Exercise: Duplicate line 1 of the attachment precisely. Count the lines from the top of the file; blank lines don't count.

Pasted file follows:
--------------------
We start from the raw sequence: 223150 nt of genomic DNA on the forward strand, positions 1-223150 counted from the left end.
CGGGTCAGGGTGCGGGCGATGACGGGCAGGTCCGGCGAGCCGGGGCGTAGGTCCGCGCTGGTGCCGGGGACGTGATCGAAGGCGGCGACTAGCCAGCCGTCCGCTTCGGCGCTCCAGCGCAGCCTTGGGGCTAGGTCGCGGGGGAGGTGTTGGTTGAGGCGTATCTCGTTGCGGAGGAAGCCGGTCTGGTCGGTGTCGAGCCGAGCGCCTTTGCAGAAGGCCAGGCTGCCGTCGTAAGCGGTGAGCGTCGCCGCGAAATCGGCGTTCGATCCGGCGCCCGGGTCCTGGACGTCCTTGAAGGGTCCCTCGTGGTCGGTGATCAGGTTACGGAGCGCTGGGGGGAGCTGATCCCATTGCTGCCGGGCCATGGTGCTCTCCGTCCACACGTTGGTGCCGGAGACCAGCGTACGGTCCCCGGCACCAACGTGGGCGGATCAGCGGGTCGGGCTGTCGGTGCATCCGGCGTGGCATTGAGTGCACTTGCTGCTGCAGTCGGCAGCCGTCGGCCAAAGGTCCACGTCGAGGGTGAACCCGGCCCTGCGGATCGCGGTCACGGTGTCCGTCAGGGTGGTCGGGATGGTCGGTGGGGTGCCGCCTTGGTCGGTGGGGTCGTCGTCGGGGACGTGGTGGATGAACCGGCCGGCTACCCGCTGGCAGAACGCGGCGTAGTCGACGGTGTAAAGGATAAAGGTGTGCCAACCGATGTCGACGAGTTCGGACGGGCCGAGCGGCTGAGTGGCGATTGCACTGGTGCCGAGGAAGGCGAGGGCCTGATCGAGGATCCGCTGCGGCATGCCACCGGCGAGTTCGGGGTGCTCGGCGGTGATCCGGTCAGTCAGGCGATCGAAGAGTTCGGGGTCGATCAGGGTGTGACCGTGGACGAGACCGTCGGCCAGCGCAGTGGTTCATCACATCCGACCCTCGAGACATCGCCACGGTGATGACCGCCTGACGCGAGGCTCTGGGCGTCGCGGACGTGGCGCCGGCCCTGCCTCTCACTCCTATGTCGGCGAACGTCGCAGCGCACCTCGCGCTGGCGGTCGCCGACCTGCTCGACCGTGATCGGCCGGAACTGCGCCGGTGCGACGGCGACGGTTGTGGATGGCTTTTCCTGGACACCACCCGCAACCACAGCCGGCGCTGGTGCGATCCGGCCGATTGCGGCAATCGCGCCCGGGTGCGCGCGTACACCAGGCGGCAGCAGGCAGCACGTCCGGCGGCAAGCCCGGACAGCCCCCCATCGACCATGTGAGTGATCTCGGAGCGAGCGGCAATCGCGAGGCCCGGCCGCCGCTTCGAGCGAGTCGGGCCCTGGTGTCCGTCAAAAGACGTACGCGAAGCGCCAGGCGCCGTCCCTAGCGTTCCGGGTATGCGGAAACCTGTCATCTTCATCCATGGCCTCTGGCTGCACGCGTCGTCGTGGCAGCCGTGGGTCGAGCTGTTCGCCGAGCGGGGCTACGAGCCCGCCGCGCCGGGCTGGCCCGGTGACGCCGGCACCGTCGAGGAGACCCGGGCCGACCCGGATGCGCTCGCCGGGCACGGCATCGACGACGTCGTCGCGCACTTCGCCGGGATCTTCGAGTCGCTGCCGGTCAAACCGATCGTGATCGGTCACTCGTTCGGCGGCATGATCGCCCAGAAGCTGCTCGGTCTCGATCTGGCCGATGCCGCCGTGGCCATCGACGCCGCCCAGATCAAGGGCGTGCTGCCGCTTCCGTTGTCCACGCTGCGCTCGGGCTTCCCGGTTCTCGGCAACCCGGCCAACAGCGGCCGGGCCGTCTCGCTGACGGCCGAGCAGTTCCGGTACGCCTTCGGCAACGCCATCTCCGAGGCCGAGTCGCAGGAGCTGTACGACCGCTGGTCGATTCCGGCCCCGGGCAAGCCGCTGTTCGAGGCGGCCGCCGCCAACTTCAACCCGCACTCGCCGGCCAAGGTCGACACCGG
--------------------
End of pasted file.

We start from the raw sequence: 223150 nt of genomic DNA on the forward strand, positions 1-223150 counted from the left end.